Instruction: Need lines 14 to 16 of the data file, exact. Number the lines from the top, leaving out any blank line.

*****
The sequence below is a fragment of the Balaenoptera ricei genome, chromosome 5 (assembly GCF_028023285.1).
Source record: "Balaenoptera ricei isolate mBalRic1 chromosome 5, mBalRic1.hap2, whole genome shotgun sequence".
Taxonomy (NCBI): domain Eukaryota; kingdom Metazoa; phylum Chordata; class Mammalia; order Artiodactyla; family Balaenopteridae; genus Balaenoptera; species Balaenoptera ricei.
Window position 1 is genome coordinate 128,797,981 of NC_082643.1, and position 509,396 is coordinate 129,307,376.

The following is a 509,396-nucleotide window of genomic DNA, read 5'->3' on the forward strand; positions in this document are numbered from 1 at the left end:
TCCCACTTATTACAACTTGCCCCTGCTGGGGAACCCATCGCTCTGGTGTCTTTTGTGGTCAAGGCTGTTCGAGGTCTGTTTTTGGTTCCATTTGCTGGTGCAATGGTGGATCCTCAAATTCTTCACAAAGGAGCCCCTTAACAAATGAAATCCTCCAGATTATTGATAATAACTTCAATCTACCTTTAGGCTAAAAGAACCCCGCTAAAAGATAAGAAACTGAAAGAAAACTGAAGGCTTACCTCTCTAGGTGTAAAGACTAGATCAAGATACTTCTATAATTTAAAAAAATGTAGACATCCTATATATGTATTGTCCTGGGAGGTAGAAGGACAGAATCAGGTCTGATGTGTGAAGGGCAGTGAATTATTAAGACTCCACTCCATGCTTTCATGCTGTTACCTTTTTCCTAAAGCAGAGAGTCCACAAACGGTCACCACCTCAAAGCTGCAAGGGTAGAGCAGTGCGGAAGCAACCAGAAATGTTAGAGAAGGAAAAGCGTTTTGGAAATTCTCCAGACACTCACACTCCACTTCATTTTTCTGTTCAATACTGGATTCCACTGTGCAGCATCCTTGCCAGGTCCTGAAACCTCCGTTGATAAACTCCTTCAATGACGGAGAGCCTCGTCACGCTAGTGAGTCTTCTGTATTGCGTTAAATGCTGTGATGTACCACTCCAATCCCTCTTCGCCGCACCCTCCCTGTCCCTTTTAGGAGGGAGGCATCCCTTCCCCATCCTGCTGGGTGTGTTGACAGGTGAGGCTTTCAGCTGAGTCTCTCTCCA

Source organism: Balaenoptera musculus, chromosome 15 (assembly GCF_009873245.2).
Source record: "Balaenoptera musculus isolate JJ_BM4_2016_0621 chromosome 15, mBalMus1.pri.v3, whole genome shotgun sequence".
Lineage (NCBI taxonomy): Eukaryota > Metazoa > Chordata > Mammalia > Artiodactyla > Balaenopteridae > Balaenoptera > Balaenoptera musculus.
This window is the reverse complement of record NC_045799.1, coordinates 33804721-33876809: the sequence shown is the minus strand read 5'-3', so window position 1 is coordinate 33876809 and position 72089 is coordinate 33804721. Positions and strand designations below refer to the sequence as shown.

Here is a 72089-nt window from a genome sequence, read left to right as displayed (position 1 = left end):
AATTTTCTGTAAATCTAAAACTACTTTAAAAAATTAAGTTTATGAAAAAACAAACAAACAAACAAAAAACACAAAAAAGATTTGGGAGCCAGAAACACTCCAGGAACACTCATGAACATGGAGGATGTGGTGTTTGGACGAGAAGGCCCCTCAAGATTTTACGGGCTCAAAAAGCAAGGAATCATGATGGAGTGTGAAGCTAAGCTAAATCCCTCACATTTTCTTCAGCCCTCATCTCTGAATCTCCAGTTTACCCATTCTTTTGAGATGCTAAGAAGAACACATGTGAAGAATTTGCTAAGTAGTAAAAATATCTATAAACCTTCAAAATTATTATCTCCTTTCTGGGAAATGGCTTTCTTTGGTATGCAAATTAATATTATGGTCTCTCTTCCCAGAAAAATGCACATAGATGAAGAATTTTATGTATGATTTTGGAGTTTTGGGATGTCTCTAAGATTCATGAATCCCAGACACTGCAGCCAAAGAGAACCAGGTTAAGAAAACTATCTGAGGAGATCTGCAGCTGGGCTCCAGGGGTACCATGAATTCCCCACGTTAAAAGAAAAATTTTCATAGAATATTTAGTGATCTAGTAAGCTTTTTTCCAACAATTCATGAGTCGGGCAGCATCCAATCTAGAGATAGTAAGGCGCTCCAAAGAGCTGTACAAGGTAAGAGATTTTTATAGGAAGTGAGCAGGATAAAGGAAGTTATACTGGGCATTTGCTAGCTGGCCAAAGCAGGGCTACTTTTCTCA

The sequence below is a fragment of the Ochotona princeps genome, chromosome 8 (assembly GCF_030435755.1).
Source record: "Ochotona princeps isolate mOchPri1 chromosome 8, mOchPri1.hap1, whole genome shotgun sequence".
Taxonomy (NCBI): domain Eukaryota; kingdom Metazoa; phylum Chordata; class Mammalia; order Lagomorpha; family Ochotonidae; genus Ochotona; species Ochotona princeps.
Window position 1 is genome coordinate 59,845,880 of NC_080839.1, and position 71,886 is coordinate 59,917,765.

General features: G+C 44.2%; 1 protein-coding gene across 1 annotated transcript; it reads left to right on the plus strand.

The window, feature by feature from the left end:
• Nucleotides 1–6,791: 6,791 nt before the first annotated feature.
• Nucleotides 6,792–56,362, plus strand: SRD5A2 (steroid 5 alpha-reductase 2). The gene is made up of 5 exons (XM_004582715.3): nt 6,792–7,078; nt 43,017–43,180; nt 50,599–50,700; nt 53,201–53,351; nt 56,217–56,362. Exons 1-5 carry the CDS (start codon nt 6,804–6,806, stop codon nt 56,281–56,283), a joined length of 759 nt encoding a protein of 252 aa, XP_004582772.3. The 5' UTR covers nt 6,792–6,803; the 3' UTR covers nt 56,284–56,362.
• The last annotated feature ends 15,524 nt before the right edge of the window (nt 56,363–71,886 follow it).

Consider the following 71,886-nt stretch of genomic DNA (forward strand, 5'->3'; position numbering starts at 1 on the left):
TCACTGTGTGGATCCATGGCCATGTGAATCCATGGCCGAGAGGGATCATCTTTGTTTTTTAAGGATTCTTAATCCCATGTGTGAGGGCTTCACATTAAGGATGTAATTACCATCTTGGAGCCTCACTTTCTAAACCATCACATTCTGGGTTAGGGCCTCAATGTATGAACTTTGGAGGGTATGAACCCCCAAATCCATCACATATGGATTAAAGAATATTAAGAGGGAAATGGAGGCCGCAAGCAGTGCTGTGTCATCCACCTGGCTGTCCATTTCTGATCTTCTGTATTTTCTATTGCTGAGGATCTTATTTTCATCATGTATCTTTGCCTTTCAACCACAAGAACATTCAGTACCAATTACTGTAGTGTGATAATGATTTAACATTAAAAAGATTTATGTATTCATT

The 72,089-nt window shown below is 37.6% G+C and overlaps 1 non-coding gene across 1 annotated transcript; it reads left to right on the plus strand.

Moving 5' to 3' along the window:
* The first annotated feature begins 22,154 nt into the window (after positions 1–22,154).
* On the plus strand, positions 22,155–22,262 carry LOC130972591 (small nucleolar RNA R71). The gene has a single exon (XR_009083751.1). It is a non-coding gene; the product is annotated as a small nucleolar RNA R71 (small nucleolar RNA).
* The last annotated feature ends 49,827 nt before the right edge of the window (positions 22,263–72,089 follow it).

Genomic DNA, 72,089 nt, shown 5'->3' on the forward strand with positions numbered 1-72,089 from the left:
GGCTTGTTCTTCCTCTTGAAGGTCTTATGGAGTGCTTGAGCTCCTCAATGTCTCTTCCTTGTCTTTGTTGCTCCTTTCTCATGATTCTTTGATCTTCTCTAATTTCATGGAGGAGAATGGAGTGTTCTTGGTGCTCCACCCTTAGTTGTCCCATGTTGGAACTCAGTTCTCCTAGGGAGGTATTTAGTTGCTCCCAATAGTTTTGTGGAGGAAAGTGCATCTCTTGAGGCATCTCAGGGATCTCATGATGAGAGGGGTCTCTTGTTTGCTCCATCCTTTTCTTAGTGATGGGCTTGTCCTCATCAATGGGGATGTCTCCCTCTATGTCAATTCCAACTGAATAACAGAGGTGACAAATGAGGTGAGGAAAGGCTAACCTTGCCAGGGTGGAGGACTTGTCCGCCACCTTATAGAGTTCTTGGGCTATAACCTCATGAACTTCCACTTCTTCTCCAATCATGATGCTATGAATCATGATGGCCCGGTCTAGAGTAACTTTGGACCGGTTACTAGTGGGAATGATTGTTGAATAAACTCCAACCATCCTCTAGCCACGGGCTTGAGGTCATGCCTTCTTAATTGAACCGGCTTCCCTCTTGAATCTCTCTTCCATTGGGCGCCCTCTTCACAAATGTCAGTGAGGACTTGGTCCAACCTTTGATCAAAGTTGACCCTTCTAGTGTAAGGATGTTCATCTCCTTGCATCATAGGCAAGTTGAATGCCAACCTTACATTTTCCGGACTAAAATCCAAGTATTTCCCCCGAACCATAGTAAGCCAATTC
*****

Source record: "Ochotona princeps isolate mOchPri1 chromosome 8, mOchPri1.hap1, whole genome shotgun sequence".
Taxonomy (NCBI): domain Eukaryota; kingdom Metazoa; phylum Chordata; class Mammalia; order Lagomorpha; family Ochotonidae; genus Ochotona; species Ochotona princeps.
Window position 1 is genome coordinate 59,845,880 of NC_080839.1, and position 71,886 is coordinate 59,917,765.